Aldous Huxley on the G Train

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There seems to be a recurring theme here. Aside from the ever-popular Grisham thrillers and Tanya Michaels romances, there are two extremes co-existing under the city’s streets. The first is self-improvement. Noble! Riders pursuing this goal seem to avoid fiction in favor of straight-up advice and analysis. One even had galleys of Malcolm Gladwell’s latest, Outliers: Why Some People Succeed and Some Don’t. (Hint: the first group never reads self-improvement books.) But alongside these models of all-American wholesomeness lurk their emotionally unstable counterparts, clutching poetry and uneasy expressions. Sylvia Plath’s suicide is well charted, as is Augusten Burroughs’ alcoholism. And though it might seem spurious to link these authors with the rapper C-Murder and his “urban novel,” Mr. Murder’s writing career began in jail, and his book focuses on the constant proximity of death. We’re sure Ms. Plath would understand.


Disregard for one moment the strictures of time, history and box office potential and picture this scene on the G train as directed by, say, Wes Anderson: A young Yogi Berra, treasonous in a Mets cap, hunches over a fingerprint-stained copy of Brave New World. A few seats down, Nikki Blonsky adjusts her cleavage-baring Fruit-Stripe-Gum-print shirt before pulling Suite Française from the nylon knockoff handbag at her feet. At Clinton-Washington, Pharrell saunters into the dimly lit car, red headphones jammed in his ears and a red-covered Robert Ludlum thriller peeking out from the pocket of his brown denim pants. Katie Holmes, sans Suri and markedly aged after a decade living under Tom Cruise’s reign, grasps The Last Days—a political fantasy about terrorism, how apropos!—tightly to her chest. She looks warily over her shoulder at ageless Andrew Dice Clay, who’s got his legs splayed, his shirt stained and his eyes fixed on the self-help tome Maximum Influence. (Dice can read? “Un-be-liev-able!”)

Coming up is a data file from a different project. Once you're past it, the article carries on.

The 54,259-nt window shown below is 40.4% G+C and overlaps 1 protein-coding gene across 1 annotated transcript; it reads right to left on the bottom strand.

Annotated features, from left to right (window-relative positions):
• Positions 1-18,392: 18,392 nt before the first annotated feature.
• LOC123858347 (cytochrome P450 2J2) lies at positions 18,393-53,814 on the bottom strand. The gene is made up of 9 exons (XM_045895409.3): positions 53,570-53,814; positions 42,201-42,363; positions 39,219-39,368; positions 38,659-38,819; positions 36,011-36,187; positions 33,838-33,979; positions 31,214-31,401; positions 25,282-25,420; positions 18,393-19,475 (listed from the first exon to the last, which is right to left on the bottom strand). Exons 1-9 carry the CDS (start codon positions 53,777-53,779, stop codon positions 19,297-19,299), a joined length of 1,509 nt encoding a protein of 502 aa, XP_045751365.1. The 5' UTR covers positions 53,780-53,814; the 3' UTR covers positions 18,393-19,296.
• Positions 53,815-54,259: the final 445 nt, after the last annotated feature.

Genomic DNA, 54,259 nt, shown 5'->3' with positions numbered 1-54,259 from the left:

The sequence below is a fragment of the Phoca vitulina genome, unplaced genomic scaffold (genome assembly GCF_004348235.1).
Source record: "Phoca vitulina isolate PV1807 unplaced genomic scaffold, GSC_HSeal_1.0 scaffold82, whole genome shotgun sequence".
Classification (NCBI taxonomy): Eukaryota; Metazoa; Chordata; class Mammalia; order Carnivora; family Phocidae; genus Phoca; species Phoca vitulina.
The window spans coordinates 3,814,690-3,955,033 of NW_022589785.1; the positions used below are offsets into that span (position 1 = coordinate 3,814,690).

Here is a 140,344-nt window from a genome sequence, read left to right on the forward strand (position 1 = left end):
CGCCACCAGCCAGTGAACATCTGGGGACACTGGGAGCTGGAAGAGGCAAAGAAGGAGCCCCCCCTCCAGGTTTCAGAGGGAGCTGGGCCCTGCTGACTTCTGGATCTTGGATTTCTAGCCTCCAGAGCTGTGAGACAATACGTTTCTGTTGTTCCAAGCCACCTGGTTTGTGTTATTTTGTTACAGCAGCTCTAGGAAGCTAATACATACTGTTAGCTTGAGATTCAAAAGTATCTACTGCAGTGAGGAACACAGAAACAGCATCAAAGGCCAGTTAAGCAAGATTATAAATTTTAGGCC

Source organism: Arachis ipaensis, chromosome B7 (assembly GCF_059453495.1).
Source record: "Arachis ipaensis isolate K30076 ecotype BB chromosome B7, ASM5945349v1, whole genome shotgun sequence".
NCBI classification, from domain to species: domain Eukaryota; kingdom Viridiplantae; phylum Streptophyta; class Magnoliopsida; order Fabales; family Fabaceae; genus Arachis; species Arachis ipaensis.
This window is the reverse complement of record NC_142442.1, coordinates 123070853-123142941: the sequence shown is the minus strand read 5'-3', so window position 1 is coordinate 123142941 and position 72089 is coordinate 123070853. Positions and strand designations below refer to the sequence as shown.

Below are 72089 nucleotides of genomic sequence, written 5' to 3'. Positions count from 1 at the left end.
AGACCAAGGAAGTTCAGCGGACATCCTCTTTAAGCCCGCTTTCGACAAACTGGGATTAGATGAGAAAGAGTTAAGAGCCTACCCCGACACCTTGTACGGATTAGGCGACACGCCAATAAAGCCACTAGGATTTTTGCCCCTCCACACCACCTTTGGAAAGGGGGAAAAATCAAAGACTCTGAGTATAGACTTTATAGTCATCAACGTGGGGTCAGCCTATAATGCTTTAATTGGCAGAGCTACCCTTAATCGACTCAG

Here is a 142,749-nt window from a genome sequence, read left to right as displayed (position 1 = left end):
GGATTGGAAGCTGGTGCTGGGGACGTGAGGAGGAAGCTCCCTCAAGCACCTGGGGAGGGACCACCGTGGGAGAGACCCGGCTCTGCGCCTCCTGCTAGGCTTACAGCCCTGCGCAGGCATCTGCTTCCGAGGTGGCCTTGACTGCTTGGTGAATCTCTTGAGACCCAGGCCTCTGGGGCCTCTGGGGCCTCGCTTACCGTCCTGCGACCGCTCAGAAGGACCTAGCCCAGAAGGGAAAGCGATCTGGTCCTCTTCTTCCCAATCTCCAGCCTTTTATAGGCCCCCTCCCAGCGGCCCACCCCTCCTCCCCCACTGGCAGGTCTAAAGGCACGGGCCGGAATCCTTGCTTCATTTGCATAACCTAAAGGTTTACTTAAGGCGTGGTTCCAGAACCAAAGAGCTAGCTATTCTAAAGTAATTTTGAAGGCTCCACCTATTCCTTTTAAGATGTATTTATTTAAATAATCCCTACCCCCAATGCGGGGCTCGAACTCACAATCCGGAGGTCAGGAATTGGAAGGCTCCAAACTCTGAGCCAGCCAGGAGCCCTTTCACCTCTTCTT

The central subterranean artery of Brooklyn’s gentrification heads east from Manhattan’s Eighth Avenue, disgorging young downtown hipsters into the land of lower rent and enviable (but inimitable) authenticity. Where iPods, wayfarers, fuchsia denim and neon nails are more pervasive than bookmarks, this train’s reading material looks like an N.Y.U. summer reading list—especially if your poli-sci prof is Russell Hardin or you’d like to replace mathematics with a more appropriate conceptual model for computer science. However, the L’s predictable literary leanings don’t venture all the way to the old Indian village of Canarsie. One word of advice: Unless you want to use “Call me Ishmael” as an ironic pickup line, Nora Roberts and Jim Butcher are more appropriate than Melville’s doorstop during the 45 minutes from Rockaway Parkway to Union Square (yes, L stands for local).

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On the subway line that, perhaps more than any other, weaves a path through the economic extremes of New York City, travelers seem to have a fascination with books of despair and redemption. A politics junkie reads Fareed Zakaria’s The Post-American World. A college student peruses A Confederacy of Dunces, because everyone is required to try at least once. A woman struggling with her career choice reads Eat, Pray, Love, Elizabeth Gilbert’s memoir of the her post-divorce self-discovery trek through lots of countries that begin with “I,” in which she finds peace of mind and, of course, a new man. If she had looked around the car for possible candidates, she might have caught a glimpse of the middle-aged gentleman snoozing over The Complete Idiot’s Guide to Buying Foreclosures.

Aldous Huxley on the G Train